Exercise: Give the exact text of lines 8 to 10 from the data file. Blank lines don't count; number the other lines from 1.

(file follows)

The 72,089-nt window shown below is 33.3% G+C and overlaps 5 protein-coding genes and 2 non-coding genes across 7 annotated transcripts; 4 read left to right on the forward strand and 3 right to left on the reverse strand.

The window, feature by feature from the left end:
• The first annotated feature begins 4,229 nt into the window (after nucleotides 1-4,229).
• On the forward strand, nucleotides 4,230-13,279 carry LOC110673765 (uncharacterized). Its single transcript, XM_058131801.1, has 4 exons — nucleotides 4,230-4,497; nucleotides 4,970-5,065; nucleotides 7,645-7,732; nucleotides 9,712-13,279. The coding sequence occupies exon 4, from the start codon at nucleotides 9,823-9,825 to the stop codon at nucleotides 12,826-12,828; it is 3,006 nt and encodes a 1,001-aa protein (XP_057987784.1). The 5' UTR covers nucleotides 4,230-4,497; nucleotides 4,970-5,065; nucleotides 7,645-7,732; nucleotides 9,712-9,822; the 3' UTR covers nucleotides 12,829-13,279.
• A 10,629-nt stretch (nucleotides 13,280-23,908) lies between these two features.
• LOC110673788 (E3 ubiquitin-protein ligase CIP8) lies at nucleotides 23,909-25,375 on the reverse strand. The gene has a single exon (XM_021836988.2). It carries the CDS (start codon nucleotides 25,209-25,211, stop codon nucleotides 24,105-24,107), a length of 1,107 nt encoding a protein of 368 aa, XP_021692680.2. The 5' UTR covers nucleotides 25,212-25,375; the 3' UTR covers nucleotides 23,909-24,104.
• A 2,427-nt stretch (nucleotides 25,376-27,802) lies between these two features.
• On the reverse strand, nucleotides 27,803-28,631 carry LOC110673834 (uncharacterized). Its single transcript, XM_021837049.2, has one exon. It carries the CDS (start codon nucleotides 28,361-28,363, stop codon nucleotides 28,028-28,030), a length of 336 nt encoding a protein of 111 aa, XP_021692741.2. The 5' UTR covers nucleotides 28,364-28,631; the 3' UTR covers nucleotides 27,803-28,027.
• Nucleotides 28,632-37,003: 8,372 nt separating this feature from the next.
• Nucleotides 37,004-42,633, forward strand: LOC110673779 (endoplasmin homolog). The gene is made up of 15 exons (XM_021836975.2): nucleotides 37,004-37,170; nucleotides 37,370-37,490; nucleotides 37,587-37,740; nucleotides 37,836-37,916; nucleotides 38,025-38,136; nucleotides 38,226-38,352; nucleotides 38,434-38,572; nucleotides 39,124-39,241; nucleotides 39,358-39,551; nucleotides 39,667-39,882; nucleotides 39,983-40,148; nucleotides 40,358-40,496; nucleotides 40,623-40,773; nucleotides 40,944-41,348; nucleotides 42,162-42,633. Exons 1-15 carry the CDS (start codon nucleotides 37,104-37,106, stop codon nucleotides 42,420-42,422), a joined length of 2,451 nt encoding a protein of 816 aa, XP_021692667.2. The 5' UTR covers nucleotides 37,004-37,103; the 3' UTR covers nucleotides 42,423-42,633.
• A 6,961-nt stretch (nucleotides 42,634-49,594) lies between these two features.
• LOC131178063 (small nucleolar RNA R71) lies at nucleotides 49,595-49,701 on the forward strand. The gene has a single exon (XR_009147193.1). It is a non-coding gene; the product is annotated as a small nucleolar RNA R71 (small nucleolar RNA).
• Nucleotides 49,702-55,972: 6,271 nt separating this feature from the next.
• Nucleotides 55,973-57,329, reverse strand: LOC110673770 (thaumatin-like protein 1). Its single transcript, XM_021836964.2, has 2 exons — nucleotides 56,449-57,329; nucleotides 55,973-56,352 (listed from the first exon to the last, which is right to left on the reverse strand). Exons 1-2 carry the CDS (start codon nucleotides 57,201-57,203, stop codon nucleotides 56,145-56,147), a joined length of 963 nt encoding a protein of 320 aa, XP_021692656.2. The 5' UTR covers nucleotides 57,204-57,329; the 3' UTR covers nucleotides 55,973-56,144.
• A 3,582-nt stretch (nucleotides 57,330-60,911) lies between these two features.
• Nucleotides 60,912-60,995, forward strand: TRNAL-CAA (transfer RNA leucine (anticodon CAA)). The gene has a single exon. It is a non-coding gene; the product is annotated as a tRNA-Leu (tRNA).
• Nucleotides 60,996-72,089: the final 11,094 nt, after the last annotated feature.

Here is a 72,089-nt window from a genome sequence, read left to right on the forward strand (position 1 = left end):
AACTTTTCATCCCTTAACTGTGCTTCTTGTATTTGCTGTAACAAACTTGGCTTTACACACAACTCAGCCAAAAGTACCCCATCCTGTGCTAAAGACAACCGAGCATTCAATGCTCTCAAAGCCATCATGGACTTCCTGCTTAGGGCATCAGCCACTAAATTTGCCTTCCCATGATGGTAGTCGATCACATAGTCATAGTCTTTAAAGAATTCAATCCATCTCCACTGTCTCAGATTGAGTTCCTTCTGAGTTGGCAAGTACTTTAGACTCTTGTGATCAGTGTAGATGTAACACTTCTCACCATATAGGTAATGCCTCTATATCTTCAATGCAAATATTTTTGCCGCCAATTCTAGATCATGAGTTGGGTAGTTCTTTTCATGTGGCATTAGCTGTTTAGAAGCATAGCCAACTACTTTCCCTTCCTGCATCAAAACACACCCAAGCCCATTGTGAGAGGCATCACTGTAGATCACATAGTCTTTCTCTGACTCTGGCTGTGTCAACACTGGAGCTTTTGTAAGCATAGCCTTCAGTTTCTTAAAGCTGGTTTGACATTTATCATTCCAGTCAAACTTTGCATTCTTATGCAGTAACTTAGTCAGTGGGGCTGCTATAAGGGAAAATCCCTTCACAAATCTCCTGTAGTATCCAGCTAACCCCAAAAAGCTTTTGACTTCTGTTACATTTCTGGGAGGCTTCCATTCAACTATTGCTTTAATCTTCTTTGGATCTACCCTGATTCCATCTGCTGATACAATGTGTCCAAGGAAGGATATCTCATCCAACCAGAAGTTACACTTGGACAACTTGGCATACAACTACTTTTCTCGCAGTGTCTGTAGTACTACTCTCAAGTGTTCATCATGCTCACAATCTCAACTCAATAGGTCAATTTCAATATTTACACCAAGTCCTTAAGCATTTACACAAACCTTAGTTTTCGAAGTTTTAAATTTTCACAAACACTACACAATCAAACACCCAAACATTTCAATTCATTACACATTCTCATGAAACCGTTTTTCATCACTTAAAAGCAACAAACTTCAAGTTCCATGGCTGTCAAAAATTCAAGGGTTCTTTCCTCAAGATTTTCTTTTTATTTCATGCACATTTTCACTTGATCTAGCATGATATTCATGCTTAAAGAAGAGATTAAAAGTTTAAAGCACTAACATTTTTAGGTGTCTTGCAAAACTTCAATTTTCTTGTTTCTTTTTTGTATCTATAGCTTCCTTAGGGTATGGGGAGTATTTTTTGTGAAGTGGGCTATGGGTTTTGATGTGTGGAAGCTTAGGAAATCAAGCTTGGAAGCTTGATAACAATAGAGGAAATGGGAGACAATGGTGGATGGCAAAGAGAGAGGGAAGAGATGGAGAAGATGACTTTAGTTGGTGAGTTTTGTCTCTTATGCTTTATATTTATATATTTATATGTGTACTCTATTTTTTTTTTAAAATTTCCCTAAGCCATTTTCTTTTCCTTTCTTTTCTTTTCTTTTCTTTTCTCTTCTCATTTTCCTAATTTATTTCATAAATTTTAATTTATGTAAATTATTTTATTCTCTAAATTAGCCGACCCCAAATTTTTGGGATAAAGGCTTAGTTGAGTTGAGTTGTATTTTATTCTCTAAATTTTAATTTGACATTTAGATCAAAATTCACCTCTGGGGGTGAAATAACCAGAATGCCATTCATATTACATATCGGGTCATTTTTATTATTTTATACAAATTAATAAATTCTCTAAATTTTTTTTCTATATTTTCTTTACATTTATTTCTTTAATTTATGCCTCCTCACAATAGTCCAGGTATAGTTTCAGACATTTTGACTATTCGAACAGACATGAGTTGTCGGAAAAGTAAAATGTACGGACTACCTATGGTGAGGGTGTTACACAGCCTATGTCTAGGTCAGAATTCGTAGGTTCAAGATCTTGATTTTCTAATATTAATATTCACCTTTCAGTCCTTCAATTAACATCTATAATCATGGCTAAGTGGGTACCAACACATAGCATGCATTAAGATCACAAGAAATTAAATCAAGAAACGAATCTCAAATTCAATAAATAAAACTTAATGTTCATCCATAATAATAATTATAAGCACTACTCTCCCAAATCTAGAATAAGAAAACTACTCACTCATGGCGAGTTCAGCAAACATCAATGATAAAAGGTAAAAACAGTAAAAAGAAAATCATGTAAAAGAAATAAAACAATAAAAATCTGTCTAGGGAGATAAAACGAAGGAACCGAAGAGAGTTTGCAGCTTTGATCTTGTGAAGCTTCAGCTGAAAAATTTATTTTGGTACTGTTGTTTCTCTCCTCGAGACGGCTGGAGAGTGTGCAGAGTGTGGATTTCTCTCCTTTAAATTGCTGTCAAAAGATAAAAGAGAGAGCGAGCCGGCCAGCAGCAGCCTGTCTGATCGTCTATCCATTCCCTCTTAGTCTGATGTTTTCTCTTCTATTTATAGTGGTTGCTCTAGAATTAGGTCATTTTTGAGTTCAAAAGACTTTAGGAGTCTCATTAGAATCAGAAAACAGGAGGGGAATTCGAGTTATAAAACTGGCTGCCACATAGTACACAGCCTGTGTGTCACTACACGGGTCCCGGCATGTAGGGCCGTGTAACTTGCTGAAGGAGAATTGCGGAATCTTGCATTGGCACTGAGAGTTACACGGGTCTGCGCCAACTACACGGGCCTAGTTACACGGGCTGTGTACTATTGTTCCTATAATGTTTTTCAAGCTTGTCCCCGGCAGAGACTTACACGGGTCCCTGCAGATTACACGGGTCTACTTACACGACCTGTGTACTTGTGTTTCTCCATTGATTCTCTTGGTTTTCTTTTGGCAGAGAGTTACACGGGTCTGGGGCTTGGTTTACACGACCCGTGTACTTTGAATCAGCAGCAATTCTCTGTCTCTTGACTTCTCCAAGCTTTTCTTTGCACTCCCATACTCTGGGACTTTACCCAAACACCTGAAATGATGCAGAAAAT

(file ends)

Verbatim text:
• On the reverse strand, nucleotides 27,803-28,631 carry LOC110673834 (uncharacterized). Its single transcript, XM_021837049.2, has one exon. It carries the CDS (start codon nucleotides 28,361-28,363, stop codon nucleotides 28,028-28,030), a length of 336 nt encoding a protein of 111 aa, XP_021692741.2. The 5' UTR covers nucleotides 28,364-28,631; the 3' UTR covers nucleotides 27,803-28,027.
• Nucleotides 28,632-37,003: 8,372 nt separating this feature from the next.
• Nucleotides 37,004-42,633, forward strand: LOC110673779 (endoplasmin homolog). The gene is made up of 15 exons (XM_021836975.2): nucleotides 37,004-37,170; nucleotides 37,370-37,490; nucleotides 37,587-37,740; nucleotides 37,836-37,916; nucleotides 38,025-38,136; nucleotides 38,226-38,352; nucleotides 38,434-38,572; nucleotides 39,124-39,241; nucleotides 39,358-39,551; nucleotides 39,667-39,882; nucleotides 39,983-40,148; nucleotides 40,358-40,496; nucleotides 40,623-40,773; nucleotides 40,944-41,348; nucleotides 42,162-42,633. Exons 1-15 carry the CDS (start codon nucleotides 37,104-37,106, stop codon nucleotides 42,420-42,422), a joined length of 2,451 nt encoding a protein of 816 aa, XP_021692667.2. The 5' UTR covers nucleotides 37,004-37,103; the 3' UTR covers nucleotides 42,423-42,633.